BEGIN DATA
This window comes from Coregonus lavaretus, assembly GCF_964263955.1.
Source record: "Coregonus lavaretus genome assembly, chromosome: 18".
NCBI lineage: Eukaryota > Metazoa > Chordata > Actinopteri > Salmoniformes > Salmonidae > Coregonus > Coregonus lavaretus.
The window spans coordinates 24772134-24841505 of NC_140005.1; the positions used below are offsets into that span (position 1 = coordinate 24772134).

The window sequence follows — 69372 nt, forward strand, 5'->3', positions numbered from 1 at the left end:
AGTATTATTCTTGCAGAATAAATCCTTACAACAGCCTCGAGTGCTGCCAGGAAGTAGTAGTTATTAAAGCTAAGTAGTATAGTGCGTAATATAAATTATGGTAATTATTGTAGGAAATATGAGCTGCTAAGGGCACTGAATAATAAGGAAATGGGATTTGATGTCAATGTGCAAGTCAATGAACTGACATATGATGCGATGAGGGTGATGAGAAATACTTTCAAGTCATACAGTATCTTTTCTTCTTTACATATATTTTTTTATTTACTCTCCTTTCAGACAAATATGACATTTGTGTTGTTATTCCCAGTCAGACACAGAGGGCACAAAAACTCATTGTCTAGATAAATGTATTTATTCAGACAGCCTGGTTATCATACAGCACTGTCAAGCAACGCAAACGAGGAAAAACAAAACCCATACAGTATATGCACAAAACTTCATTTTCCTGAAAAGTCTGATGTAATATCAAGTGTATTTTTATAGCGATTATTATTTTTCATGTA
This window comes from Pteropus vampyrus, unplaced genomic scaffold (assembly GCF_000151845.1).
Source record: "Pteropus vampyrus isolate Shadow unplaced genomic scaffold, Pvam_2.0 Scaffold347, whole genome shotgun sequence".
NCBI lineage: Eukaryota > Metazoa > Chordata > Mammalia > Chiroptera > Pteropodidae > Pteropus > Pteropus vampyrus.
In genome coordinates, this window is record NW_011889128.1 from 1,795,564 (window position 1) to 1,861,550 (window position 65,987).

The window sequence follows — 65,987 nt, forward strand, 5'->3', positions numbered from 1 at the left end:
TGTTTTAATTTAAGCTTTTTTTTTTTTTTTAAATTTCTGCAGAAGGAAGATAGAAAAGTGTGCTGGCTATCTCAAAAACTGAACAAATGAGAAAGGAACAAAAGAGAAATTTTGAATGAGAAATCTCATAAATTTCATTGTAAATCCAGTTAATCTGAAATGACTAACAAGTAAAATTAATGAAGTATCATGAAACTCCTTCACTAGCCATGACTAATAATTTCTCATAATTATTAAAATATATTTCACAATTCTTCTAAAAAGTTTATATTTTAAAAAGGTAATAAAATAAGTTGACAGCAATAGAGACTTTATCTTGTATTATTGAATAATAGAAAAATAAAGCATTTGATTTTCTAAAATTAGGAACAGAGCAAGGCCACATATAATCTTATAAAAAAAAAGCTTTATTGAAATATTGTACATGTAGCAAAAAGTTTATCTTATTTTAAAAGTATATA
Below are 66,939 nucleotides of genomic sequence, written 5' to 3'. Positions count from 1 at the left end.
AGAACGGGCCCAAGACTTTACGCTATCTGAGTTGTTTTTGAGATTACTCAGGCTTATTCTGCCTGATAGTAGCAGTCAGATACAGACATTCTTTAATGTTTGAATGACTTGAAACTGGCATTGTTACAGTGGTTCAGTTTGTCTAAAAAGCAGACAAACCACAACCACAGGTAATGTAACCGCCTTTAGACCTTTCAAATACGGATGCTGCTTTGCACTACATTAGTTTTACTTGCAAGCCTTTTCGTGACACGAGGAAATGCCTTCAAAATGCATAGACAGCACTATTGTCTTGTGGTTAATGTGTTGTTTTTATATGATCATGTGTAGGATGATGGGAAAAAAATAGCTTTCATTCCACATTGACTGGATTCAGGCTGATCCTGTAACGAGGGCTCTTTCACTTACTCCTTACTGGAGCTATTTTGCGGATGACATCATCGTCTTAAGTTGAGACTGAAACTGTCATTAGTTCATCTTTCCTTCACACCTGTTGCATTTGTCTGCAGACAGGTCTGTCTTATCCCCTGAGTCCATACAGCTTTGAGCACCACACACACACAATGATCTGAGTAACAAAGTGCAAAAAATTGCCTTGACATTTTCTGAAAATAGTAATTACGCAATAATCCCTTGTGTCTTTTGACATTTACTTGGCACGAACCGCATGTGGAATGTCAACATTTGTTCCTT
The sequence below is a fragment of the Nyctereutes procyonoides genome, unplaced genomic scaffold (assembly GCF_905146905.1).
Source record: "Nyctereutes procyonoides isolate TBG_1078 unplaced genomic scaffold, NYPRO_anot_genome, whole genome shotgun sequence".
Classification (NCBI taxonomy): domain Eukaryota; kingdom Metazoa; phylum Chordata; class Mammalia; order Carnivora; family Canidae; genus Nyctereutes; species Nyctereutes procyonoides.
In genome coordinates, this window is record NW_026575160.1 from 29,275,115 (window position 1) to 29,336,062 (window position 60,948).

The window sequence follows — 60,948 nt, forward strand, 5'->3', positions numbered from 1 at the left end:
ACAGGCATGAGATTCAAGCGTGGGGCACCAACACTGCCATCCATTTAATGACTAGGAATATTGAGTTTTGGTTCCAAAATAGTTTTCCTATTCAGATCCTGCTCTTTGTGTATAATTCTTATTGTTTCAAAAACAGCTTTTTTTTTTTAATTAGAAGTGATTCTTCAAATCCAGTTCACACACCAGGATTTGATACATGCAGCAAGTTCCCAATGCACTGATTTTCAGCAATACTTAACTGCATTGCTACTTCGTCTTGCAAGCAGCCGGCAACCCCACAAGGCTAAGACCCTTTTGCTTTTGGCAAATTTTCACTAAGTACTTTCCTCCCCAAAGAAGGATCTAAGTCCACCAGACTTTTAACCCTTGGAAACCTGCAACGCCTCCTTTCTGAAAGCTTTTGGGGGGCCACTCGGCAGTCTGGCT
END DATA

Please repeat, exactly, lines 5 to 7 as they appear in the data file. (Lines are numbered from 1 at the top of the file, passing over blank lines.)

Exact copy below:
The window sequence follows — 69372 nt, forward strand, 5'->3', positions numbered from 1 at the left end:
AGTATTATTCTTGCAGAATAAATCCTTACAACAGCCTCGAGTGCTGCCAGGAAGTAGTAGTTATTAAAGCTAAGTAGTATAGTGCGTAATATAAATTATGGTAATTATTGTAGGAAATATGAGCTGCTAAGGGCACTGAATAATAAGGAAATGGGATTTGATGTCAATGTGCAAGTCAATGAACTGACATATGATGCGATGAGGGTGATGAGAAATACTTTCAAGTCATACAGTATCTTTTCTTCTTTACATATATTTTTTTATTTACTCTCCTTTCAGACAAATATGACATTTGTGTTGTTATTCCCAGTCAGACACAGAGGGCACAAAAACTCATTGTCTAGATAAATGTATTTATTCAGACAGCCTGGTTATCATACAGCACTGTCAAGCAACGCAAACGAGGAAAAACAAAACCCATACAGTATATGCACAAAACTTCATTTTCCTGAAAAGTCTGATGTAATATCAAGTGTATTTTTATAGCGATTATTATTTTTCATGTA
This window comes from Pteropus vampyrus, unplaced genomic scaffold (assembly GCF_000151845.1).